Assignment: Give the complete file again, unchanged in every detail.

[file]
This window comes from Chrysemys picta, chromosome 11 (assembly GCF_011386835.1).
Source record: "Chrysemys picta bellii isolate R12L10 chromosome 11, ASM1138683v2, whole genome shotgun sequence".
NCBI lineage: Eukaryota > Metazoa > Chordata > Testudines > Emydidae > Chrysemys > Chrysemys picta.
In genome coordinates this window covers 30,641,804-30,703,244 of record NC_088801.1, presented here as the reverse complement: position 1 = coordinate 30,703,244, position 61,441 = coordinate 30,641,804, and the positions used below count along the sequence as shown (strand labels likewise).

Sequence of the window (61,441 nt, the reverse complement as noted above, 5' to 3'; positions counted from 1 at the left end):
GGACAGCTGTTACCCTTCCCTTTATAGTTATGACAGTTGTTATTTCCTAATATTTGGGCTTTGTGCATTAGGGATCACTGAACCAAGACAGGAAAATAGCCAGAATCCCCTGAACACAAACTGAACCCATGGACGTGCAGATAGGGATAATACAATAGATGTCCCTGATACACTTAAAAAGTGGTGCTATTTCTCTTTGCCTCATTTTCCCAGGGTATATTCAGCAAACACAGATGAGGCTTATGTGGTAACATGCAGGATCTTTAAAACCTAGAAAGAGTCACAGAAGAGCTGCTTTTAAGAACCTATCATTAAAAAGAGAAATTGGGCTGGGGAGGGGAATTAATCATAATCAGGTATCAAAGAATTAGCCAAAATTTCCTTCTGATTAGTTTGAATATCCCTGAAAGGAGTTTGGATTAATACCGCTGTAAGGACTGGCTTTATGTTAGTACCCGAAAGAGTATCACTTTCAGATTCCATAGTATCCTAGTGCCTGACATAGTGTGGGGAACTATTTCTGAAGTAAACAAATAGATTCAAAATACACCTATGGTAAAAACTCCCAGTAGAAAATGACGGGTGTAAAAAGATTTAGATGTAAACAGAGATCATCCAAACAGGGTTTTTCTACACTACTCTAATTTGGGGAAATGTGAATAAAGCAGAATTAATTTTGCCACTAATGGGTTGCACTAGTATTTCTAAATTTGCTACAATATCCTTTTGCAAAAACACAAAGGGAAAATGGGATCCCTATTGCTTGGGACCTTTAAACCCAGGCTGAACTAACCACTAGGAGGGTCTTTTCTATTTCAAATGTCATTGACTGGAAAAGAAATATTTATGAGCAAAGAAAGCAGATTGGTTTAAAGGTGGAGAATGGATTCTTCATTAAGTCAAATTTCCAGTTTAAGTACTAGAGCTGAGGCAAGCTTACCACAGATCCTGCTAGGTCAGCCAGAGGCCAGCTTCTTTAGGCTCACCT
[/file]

This window comes from Chrysemys picta, chromosome 11 (assembly GCF_011386835.1).
Source record: "Chrysemys picta bellii isolate R12L10 chromosome 11, ASM1138683v2, whole genome shotgun sequence".
NCBI lineage: Eukaryota > Metazoa > Chordata > Testudines > Emydidae > Chrysemys > Chrysemys picta.
In genome coordinates this window covers 30,641,804-30,703,244 of record NC_088801.1, presented here as the reverse complement: position 1 = coordinate 30,703,244, position 61,441 = coordinate 30,641,804, and the positions used below count along the sequence as shown (strand labels likewise).

Sequence of the window (61,441 nt, the reverse complement as noted above, 5' to 3'; positions counted from 1 at the left end):
GGACAGCTGTTACCCTTCCCTTTATAGTTATGACAGTTGTTATTTCCTAATATTTGGGCTTTGTGCATTAGGGATCACTGAACCAAGACAGGAAAATAGCCAGAATCCCCTGAACACAAACTGAACCCATGGACGTGCAGATAGGGATAATACAATAGATGTCCCTGATACACTTAAAAAGTGGTGCTATTTCTCTTTGCCTCATTTTCCCAGGGTATATTCAGCAAACACAGATGAGGCTTATGTGGTAACATGCAGGATCTTTAAAACCTAGAAAGAGTCACAGAAGAGCTGCTTTTAAGAACCTATCATTAAAAAGAGAAATTGGGCTGGGGAGGGGAATTAATCATAATCAGGTATCAAAGAATTAGCCAAAATTTCCTTCTGATTAGTTTGAATATCCCTGAAAGGAGTTTGGATTAATACCGCTGTAAGGACTGGCTTTATGTTAGTACCCGAAAGAGTATCACTTTCAGATTCCATAGTATCCTAGTGCCTGACATAGTGTGGGGAACTATTTCTGAAGTAAACAAATAGATTCAAAATACACCTATGGTAAAAACTCCCAGTAGAAAATGACGGGTGTAAAAAGATTTAGATGTAAACAGAGATCATCCAAACAGGGTTTTTCTACACTACTCTAATTTGGGGAAATGTGAATAAAGCAGAATTAATTTTGCCACTAATGGGTTGCACTAGTATTTCTAAATTTGCTACAATATCCTTTTGCAAAAACACAAAGGGAAAATGGGATCCCTATTGCTTGGGACCTTTAAACCCAGGCTGAACTAACCACTAGGAGGGTCTTTTCTATTTCAAATGTCATTGACTGGAAAAGAAATATTTATGAGCAAAGAAAGCAGATTGGTTTAAAGGTGGAGAATGGATTCTTCATTAAGTCAAATTTCCAGTTTAAGTACTAGAGCTGAGGCAAGCTTACCACAGATCCTGCTAGGTCAGCCAGAGGCCAGCTTCTTTAGGCTCACCT